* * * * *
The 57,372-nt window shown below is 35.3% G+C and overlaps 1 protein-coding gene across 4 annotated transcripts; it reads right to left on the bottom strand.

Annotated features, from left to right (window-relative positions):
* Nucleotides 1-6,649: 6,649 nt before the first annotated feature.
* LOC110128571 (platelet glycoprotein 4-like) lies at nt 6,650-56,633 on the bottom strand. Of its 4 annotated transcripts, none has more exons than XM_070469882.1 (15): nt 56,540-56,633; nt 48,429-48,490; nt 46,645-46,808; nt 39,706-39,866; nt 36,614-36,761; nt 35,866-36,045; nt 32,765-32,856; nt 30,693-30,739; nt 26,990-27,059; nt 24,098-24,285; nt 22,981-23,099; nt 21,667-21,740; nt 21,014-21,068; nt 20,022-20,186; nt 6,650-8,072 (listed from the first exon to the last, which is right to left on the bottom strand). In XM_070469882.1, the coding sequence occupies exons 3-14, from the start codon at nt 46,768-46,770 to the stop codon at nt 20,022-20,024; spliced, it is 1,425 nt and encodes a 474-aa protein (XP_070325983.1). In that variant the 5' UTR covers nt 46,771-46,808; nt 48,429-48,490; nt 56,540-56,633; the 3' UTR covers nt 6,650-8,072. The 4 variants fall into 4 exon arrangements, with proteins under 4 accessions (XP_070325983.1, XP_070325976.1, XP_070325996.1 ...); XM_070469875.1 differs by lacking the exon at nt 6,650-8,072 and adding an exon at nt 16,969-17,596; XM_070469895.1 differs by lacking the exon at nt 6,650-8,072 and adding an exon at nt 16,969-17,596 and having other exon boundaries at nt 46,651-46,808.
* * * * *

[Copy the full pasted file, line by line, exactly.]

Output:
The 57,372-nt window shown below is 35.3% G+C and overlaps 1 protein-coding gene across 4 annotated transcripts; it reads right to left on the bottom strand.

Annotated features, from left to right (window-relative positions):
* Nucleotides 1-6,649: 6,649 nt before the first annotated feature.
* LOC110128571 (platelet glycoprotein 4-like) lies at nt 6,650-56,633 on the bottom strand. Of its 4 annotated transcripts, none has more exons than XM_070469882.1 (15): nt 56,540-56,633; nt 48,429-48,490; nt 46,645-46,808; nt 39,706-39,866; nt 36,614-36,761; nt 35,866-36,045; nt 32,765-32,856; nt 30,693-30,739; nt 26,990-27,059; nt 24,098-24,285; nt 22,981-23,099; nt 21,667-21,740; nt 21,014-21,068; nt 20,022-20,186; nt 6,650-8,072 (listed from the first exon to the last, which is right to left on the bottom strand). In XM_070469882.1, the coding sequence occupies exons 3-14, from the start codon at nt 46,768-46,770 to the stop codon at nt 20,022-20,024; spliced, it is 1,425 nt and encodes a 474-aa protein (XP_070325983.1). In that variant the 5' UTR covers nt 46,771-46,808; nt 48,429-48,490; nt 56,540-56,633; the 3' UTR covers nt 6,650-8,072. The 4 variants fall into 4 exon arrangements, with proteins under 4 accessions (XP_070325983.1, XP_070325976.1, XP_070325996.1 ...); XM_070469875.1 differs by lacking the exon at nt 6,650-8,072 and adding an exon at nt 16,969-17,596; XM_070469895.1 differs by lacking the exon at nt 6,650-8,072 and adding an exon at nt 16,969-17,596 and having other exon boundaries at nt 46,651-46,808.